Looking for Robb Report UK? Click here to visit our UK site.

Bangkok’s Oldest Paved Road Is Bustling With Great Places to Eat. Here Are the 6 You Should Visit.

Among Charoen Krung’s bold surprises and hidden gems, you’ll find a veritable constellation of Michelin stars.

Michelin-star 80/20 in Bangkok, Thailand Courtesy of 80/20

Bangkok was born of the river. It began in the 15th century, a tiny jungle trading post set at the water’s edge. Centuries passed, the outpost grew, and by the early 1800s Bangkok had taken its modern form. 

Today, with over 20 million tourists annually, it’s one of the most visited cities on Earth. Over the past several years, the waterfront district known as Bang Rak has boomed—including one street in particular. Charoen Krung, Bangkok’s oldest paved road, completed in 1864, is now a fantastic stretch of inventive cocktail bars and jet lag–worthy restaurants, where Michelin has been very busy sprinkling stars. Here, the top destinations to add to your itinerary. 

Yu Ting Yuan at Four Seasons 

Chef Liu Guokun glazing char sui at Yu Ting Yuan at Four Season
Chef Liu Guokun glazing char sui at Yu Ting Yuan Courtesy of Four Season

There’s no bad seat in this culinary theater of modern Cantonese cuisine, opened in 2020 and awarded Thailand’s only Michelin star for Cantonese, in 2021 (which it kept for 2022). Executive chef Qiu Xiaogui has developed a delicate, colorful dim sum experience—coursed or à la carte—from yellow chrysanthemum tea leaves steeping in clear pots to crispy, golden duck carved in the glass-front kitchen. The room is resplendent, with a design by Jean-Michel Gathy that includes towering windows looking out over a courtyard reflection pool and six-foot flower arrangements that add bold color to the black-marble floors and dark pendant lights. 

Stella and Côte at Capella Bangkok 

An assortment of liquid refreshments at Stella in Bangkok, Thailand
An assortment of liquid refreshments at Stella. Courtesy of Capella Bangkok

Capella, adjacent to the Four Seasons, was a massive arrival when it opened in 2020. It now draws well-heeled travelers for drinks at its extravagant bar, Stella (the wise will reserve seats well in advance). Stella’s gilded decor is unapologetically maximalist: The room shimmers with chandeliers and marble, a striking white peacock perches on a banquette, and cocktails arrive in glittering crystal glasses. Try the City of Khai, a spicy, well-balanced mix of Issan rum, galangal and rice powder, and allow it to whet your appetite for Capella’s Michelin-star restaurant, Côte. Dinner tasting menus come in five-, seven- and nine-course options, each dish inspired by the French and Italian Riviera with local touches, whether it’s coriander in the mascarpone or makrut lime juice on the oysters.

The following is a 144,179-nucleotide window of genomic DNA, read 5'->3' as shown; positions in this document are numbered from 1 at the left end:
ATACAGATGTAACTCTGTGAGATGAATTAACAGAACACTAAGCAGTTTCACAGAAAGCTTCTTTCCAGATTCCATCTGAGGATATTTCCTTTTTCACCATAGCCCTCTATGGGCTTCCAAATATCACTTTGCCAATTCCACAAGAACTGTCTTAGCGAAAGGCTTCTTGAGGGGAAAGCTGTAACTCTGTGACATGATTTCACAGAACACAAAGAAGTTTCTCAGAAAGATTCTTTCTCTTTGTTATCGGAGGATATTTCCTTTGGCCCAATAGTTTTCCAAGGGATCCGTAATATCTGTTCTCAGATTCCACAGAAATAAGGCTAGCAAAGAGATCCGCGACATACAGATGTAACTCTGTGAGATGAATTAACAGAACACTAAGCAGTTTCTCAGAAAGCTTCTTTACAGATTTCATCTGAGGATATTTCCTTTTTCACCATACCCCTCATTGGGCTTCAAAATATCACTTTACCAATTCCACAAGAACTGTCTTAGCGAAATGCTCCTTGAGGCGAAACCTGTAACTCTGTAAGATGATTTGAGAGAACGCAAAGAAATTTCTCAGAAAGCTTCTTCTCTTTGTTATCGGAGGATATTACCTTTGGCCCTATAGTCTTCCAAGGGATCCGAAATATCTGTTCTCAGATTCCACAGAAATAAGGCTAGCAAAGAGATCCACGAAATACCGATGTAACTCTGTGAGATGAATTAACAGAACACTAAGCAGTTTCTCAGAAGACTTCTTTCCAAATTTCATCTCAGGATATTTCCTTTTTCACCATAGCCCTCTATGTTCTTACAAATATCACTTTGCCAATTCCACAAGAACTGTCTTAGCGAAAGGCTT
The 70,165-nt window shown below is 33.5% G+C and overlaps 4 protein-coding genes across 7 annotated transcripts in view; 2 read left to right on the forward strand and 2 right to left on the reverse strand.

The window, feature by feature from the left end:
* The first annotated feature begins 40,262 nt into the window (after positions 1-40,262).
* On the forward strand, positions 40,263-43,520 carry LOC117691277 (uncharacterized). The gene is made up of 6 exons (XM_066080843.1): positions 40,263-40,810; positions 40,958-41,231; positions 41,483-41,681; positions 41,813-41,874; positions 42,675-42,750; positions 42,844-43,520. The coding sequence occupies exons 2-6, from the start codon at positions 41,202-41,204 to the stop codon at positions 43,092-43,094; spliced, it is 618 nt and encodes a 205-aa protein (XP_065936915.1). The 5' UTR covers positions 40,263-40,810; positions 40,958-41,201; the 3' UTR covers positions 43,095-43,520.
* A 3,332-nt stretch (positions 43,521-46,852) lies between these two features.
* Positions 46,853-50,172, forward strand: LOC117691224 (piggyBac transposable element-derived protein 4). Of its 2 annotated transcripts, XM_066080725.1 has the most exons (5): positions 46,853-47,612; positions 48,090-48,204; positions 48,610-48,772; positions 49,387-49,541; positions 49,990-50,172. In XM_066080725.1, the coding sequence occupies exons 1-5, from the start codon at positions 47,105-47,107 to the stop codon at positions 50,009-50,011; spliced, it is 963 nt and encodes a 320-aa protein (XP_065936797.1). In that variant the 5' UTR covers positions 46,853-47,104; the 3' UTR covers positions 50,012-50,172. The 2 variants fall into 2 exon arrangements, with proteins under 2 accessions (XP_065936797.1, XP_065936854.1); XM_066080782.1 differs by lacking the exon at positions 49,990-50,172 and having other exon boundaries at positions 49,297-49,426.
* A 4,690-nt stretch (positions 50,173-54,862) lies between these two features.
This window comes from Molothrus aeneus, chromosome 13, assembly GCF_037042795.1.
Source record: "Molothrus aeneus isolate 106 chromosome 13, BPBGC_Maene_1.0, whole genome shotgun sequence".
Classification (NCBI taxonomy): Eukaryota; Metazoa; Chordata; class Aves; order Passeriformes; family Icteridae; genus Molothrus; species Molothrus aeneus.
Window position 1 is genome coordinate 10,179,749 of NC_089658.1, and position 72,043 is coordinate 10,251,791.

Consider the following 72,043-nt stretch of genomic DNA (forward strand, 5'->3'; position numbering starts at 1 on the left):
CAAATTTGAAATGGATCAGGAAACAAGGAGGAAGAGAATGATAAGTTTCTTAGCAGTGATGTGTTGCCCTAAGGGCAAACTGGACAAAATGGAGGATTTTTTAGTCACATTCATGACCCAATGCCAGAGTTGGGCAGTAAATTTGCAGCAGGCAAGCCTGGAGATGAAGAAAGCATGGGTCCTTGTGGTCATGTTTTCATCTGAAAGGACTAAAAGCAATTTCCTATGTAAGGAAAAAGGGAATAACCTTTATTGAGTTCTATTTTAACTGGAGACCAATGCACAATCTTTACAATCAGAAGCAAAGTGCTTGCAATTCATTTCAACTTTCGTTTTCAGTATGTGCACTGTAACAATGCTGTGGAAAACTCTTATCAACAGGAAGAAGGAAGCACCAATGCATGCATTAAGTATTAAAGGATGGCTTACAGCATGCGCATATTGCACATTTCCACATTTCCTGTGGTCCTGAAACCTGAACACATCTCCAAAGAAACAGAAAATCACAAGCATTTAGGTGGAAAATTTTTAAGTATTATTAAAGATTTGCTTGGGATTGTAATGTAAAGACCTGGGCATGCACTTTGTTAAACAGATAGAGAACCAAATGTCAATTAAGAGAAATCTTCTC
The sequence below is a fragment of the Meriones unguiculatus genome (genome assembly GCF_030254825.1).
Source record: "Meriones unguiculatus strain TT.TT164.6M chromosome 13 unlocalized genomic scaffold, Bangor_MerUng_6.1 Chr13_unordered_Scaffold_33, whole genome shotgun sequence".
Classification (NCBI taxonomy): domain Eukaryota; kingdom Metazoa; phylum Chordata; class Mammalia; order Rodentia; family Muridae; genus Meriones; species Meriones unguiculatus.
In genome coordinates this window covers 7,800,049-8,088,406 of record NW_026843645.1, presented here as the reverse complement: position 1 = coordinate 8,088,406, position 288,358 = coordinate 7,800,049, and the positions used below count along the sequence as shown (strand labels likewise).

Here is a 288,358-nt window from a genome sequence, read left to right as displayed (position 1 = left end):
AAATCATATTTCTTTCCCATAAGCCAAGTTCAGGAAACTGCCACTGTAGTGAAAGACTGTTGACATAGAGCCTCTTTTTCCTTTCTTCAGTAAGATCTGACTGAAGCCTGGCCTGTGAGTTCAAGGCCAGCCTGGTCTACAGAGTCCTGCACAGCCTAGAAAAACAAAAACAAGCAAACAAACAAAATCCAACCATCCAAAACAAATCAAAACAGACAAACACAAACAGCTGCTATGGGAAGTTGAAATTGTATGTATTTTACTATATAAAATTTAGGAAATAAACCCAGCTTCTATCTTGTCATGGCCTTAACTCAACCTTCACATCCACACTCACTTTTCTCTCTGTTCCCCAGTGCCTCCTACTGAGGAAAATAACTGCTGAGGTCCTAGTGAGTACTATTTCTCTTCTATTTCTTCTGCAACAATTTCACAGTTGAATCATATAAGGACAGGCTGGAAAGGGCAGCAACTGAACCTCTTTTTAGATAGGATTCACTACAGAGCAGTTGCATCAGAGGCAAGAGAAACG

Jua in Bangkok, Thailand
Jua, set down a quiet alley off Charoen Krung in Bangkok. Courtesy of Jua

The name translates to “turning up a card,” a nod to the building’s former life as a gambling house. It feels like a discovery down a quiet alley off Charoen Krung, with its bright white walls, terrazzo bar and minimalist stools. Sake and whiskey—the liquid mainstays of every great izakaya—are served neat or in cocktails such as the Suntory Highball with soda and orange. Chef Chet Atkins’s rotating list of yakitori, from pork belly with gochujang to salted chicken gizzard, is exemplary, yet it’s the shared plates that truly display his aplomb, from a beef cheek with a veal teriyaki jus to fried chicken with togarashi-spiced egg salad. 


80/20 dish
A colorful dish prepared by Michelin-star restaurant 80/20. Courtesy of 80/20

Having retained its Michelin star for the past four years, 80/20 now heralds the return of Andrew Martin, who previously worked at the boundary-pushing Thai restaurant and assumed the role of head chef in 2021. One of his first moves: eliminating lunch to focus solely on his tasting-menu dinners, an energetic pleasure amid raw concrete, hip-hop and a buzzy open kitchen. Martin keeps it personal, stopping at every table to chat—usually about his culinary appreciation for insects. Adventurous eaters can try the roasted pork belly, which features a giant water bug called maeng da, a local delicacy, grilled in its shell, the flesh scooped out and mixed into the chili paste that tops the meat. 


Aksorn dish
One of Aksorn’s delicious plates. Courtesy of Aksorn

Australian-born David Thompson is one of the most celebrated chefs in Thailand. In 2001 he earned a Michelin star for his London restaurant, Nahm; he later brought it to Bangkok, and by 2014 it sat atop Asia’s 50 Best Restaurants list. After leaving that restaurant in 2018, he opened Aksorn, mid-pandemic, inside a small, trendy creative-retail hub called Central: the Original Store. The top floor was a bookshop in the 1950s, and Thompson was inspired by dusty editions of Southeast Asian cookbooks, selecting recipes from the 1940s through the 1970s—the decades when Bangkok exploded both commercially and creatively. His vibrant flavor combinations, from five-spice–braised duck eggs to river prawns with green watermelon, are best enjoyed at a table on the roof terrace, where you can watch the lively bustle of Charoen Krung below. 

Read More On:

More Dining